One on One: No Stopping Sobol

The sprightly septuagenarian and acclaimed playwright marks the milestone of his 70th play at the Holon Mediatheque.

Actors perform in the play ‘Eye Witness,’ based on the story of Franz Jägerstätter, an Austrian who refused military service during World War II. (photo credit: Courtesy)
Actors perform in the play ‘Eye Witness,’ based on the story of Franz Jägerstätter, an Austrian who refused military service during World War II.
(photo credit: Courtesy)
There is a commonly held belief among writers that, when it comes down to it, all you really need to kickstart a literary work is a good story. In that respect, Yehoshua Sobol had the best possible of beginnings.
“We lived in Tel Mond, in an extended family arrangement,” recalls the 74-year-old internationally acclaimed playwright, who now has no fewer than 70 plays under his belt.
That notable milestone will be marked at 11 a.m. today, in the Seventieth Night installment of the “Ten Lamilim” (Let the Words) series at the Holon Mediatheque. “There were my parents, my grandmother, my mother’s sister, my mother’s aunt and uncle; my mother’s brother was in the British army and would visit from time to time. We’d all sit around the table telling stories.”
As the junior member of the tribe, Sobol fit the antiquated “children should be seen and not heard” tenet. “I think that’s where my writing stems from,” he muses, “hearing all those stories as a kid. That has stayed with me all my life.”
Music has always been a pervading presence in Sobol’s oeuvre, whether in pure sonic form or as an element that informs the rhythm of his writing. It is an efficient means for conveying emotions but has, on more than one occasion, provided the catalyst for some of Sobol’s most enduring creations. For example, there is Ghetto, the 1984 play based on the experiences of the inmates of the Vilna Ghetto, focusing on the Jewish theater there.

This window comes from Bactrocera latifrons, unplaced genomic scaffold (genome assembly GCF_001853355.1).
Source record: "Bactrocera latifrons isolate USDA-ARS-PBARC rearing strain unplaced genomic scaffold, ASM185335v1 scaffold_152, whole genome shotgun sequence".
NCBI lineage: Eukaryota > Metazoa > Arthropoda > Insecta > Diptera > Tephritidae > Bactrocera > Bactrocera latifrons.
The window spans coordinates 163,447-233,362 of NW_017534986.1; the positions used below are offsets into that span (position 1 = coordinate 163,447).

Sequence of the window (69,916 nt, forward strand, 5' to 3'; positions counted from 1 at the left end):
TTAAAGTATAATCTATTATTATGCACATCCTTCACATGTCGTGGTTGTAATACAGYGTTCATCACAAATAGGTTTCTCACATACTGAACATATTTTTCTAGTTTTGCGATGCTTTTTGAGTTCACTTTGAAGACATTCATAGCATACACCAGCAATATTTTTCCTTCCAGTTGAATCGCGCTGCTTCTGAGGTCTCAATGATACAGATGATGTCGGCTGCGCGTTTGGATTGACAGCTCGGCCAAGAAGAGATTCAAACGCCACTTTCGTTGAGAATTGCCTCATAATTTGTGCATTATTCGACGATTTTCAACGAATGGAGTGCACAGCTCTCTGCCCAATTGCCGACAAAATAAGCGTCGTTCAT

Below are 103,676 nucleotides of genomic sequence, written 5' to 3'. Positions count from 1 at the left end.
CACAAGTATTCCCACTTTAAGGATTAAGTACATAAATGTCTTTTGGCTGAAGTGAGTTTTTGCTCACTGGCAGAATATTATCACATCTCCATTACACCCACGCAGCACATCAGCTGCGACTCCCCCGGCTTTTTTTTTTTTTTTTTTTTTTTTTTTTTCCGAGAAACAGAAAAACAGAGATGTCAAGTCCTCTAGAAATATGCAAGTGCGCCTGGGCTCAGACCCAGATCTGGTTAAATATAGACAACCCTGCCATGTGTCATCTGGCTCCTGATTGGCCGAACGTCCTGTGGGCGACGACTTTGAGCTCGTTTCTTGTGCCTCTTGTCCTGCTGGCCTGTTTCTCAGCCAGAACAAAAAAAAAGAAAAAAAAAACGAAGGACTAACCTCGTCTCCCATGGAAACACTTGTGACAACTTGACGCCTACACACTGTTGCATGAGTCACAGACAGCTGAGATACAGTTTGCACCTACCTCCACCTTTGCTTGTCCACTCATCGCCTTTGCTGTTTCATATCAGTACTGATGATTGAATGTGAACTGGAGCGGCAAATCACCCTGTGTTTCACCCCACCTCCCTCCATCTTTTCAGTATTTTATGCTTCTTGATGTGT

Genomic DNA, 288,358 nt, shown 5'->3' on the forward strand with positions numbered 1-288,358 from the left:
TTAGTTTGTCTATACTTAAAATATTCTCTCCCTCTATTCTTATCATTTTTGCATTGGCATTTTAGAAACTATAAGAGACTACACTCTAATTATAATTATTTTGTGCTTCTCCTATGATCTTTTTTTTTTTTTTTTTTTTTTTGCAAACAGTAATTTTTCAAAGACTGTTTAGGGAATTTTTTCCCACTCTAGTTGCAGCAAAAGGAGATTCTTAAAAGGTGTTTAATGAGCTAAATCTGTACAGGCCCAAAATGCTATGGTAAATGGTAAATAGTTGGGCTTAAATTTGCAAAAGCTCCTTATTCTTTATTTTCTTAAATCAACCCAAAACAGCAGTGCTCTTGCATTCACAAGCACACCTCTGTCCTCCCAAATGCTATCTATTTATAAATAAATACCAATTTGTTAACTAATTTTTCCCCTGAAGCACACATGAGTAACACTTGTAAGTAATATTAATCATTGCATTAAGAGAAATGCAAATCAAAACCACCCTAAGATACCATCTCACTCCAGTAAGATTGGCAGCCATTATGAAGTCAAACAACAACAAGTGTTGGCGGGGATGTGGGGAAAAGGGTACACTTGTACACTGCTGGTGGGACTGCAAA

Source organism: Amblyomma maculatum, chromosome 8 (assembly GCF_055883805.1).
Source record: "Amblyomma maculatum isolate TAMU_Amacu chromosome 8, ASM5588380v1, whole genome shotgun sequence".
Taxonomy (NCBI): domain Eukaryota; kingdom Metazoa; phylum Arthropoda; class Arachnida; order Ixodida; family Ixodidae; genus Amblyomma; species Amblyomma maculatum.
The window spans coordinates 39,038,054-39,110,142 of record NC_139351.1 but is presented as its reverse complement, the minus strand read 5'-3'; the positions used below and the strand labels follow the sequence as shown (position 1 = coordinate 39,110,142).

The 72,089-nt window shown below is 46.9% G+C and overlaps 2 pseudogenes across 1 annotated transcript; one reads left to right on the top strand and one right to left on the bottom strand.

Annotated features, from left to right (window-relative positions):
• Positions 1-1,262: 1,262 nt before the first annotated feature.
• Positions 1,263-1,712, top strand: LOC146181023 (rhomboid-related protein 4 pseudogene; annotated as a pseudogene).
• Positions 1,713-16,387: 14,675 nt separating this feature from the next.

“The whole thing started from the music,” the playwright recounts. “I discovered that the Jews composed songs in the ghetto. And not only did they write songs, they were not sad songs. There were songs full of the joys of life, and even the sadder numbers had happy parts to them. The rhythms came from tango, and waltzes and the foxtrot.”
Sobol was not particularly musically gifted as a child, but the sounds of the BBC left a telling mark on his acoustic development. “We had an enormous Philips radio at home, and people from the village would come over to listen to news on the BBC about what was happening in World War II,” he says. “I was very small but I remember hearing about British ships sinking German ships, and each time an announcement was made about that on the radio, it would be preceded by a phrase from Beethoven’s Fifth Symphony. I remember, also, when Stalingrad happened.”
The latter refers to the Battle of Stalingrad between Germany and the Soviet Union, which raged for five months and ended in February 1943, when Sobol was barely three-and-a-half years old. “Everyone was so happy when we heard the news of the Soviet victory on the radio. I danced around the table.”
Almost half a century since Sobol produced his first literary works, the sprightly septuagenarian says the creative process has become a little easier over the years. “Once I get the structure of the play in place the whole thing flows more smoothly,” he notes. “When I started out I’d go through lots of anguish, and I didn’t understand what I was doing. It was only once I’d completed the play that I could look at it and see the structure. In the last few years, the structure has become clear.”
However, that hardly means that Sobol reels them off in conveyor-belt fashion. There are unexpected twists and turns to be navigated en route to achieving the finished article. “There are always surprises in the scenes of a play, like in the play I am working on the moment.”
The current work-in-progress is a play which is due to be performed by students at London’s Royal Academy of Dramatic Art. It was inspired by a seminal creation made by early 19th-century French Romantic painter and lithographer Théodore Géricault, called The Raft of the Medusa. The picture reconstructed a tragedy which, at the time, rocked France and caused a seismic political upheaval – just when the monarchy had been restored following Napoleon’s demise. The story goes that after a ship had run aground, 150 survivors made a makeshift raft to tie to one of the lifeboats, but the rope was later cut from one of the occupants on the lifeboat, leaving the rafters to fend for themselves.